Prom (2005): Fosco listened to this CD at the behest of Todd, and it immediately became one of Fosco's favorite CDs of that year. It's Amy's most extended meditation on high school. Fosco still listens to several tracks regularly (like the perfect teenage anthem "Put It Out For Good" and the surprisingly moving "Rural Faggot"). "Put It Out For Good" has an infectious rhythm, as well as this impossibly catchy stanza:
The stadium lights were breaking through the bleachers
I spent all day pushing tissue roses into chicken wire
Hey S.G.A., I’m an overachiever of the wrong persuasion
A pep rally kid, a new gender nation with a new desire
The compression of meaning in those lines is really amazing.

Didn't It Feel Kinder (2009): Amy's third solo album is more polished in some ways, and even more guitar heavy. Her songwriting remains relentlessly autobiographical and often political. There are some powerful tunes here, although the lyrics aren't always up to her earlier standards. For pure "rock out with your socks out" fun, you can't go wrong with "Bus Bus." And "Out On The Farm" is easily one of the most beautiful songs she's ever written.

The show at the Rio turned out to be a really good showcase for Amy's music. The Rio is a strange venue--it's a former movie theater, and it retains the rippled velvet curtains on the walls and the gently sloping theater rows. The seats are excellently comfy, though. The sound is good, but the lighting is terrible (all of Fosco's pictures turned out badly). The crowd was a good size (approx. 150) and the vibe was something like "lesbian speed dating." Fosco and Oz were the only gay male couple there; however, Fosco has always been secretly lesbian-identified, so he felt right at home.

Amy looked good. She was snazzy in black jeans with a black shirt and gray tie (with a shiny tie clip). She's touring with a rocking band, especially guitarist Kaia Wilson (who is also a member of the lesbian punk band The Butchies). Oz was particularly impressed with Kaia's guitar-work (he may have a little guitar-crush on her, actually). The drummer is also from The Butchies and she has a particularly theatrical style (Fosco notes this because he is now, thanks to Rock Band, and expert)--probably because she sits too low behind the kit.

Some highlights of the show:
  • Amy joined the opening act Arizona for a spot-on "Out On The Farm." The lead singer of Arizona nailed the harmony.
  • Amy jokingly played the intro bars of Metallica's "Enter Sandman" when she joined Arizona on stage.
  • A great mix of Amy's three CDs: at least three songs from each. She also played for ninety minutes!
  • Kaia's guitar strap broke during "Sober Girl" and she played most of the song trying to balance on one leg (while the other held up her guitar). She rocked, of course.
  • "Bus Bus" broke immediately into "Blender" for a seriously punk rock combination.
  • Amy broke a string on "SLC Radio" and while she was restringing, Kaia and the drummer did a great cover (by audience request) of Survivor's "Eye of the Tiger." Seriously.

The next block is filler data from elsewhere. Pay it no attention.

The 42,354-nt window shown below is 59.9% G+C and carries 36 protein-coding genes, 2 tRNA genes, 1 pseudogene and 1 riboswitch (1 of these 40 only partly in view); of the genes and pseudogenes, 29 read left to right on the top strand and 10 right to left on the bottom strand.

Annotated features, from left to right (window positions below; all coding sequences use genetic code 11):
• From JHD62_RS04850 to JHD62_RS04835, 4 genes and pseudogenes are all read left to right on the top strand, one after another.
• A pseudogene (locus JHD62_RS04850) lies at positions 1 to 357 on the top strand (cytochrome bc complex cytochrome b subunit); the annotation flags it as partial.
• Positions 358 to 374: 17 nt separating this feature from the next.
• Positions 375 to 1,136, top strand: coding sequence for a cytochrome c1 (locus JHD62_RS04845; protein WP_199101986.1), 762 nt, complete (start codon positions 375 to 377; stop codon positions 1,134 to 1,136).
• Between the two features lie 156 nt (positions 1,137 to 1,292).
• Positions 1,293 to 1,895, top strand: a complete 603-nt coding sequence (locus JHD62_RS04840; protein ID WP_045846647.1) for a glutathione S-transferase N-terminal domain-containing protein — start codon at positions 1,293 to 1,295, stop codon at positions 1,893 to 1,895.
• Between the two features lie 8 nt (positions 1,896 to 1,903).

• A fan yelled out "Rodeo" and Amy picked up her acoustic guitar and said "Okay." It was one of the most powerful songs of the evening (Oz liked it particularly).
  • Fosco finally got to hear "Put It Out For Good" live!
  • "Who Sold The Gun" is a much better song live than on the new CD.
  • The performance of "Rural Faggot" was really powerful. Fosco actually got a little teary during the last verse:
    I know you want to know the truth
    And I’m the dyke who will give it to you.
    By this time next year
    you’ll know you’re queer
    It’ll all be okay
    It’ll all be clear
    And you’ll run away from home
    But not to be alone
    And you’ll go down to the city
    Where the boys are pretty
  • Encore: a long jam version of "Laramie." Absolutely searing.
On the whole, this was a really satisfying show. Even Oz enjoyed it (and he tends not to like the whole "women songwriters with guitars" thing). Fosco's transition to an Amy fan is now complete.

Sunday, February 01, 2009

Sunday Times: Brioche, Football, Zombies, &c.

Ever since his visit to Bouchon Bakery, Fosco has been obsessed with brioche. Rich, slightly sweet, with a whiff of lemony goodness... Ah, brioche! What you are looking at below is the loaf of brioche that Fosco baked himself(!) on Friday:
This morning, Fosco and Oz had brioche French toast. And all Fosco can say is... "Good. God." How did I live this long without learning to make brioche French toast? And how much longer could I possibly live if I were to make it every morning from now on? (The answer to the second question is probably somewhere around 5-8 years. Tops.).

You know what else is special about today? It's the Super Bowl (Go Roughriders!) We'll be watching the game, of course, but Fosco recognizes that not all Fosco Lives! readers will be doing so as well. And so, to help you kill some time while the rest of America is ogling Brenda Warner, here are some suggestions:

Have fun today. And be careful out there: a safe Sunday is a happy Sunday. See you tomorrow for "Music Monday"!


This post marks the five hundredth here at Fosco Lives! It feels like just two months ago, Fosco was celebrating his 300th post. Oh wait. Wow, Fosco's been on a hell of a blogging jag recently.

Just as Fosco did for his three hundredth post, he would like to call attention to some notable five hundreds:

Thanks again for your continued support, Fosconians.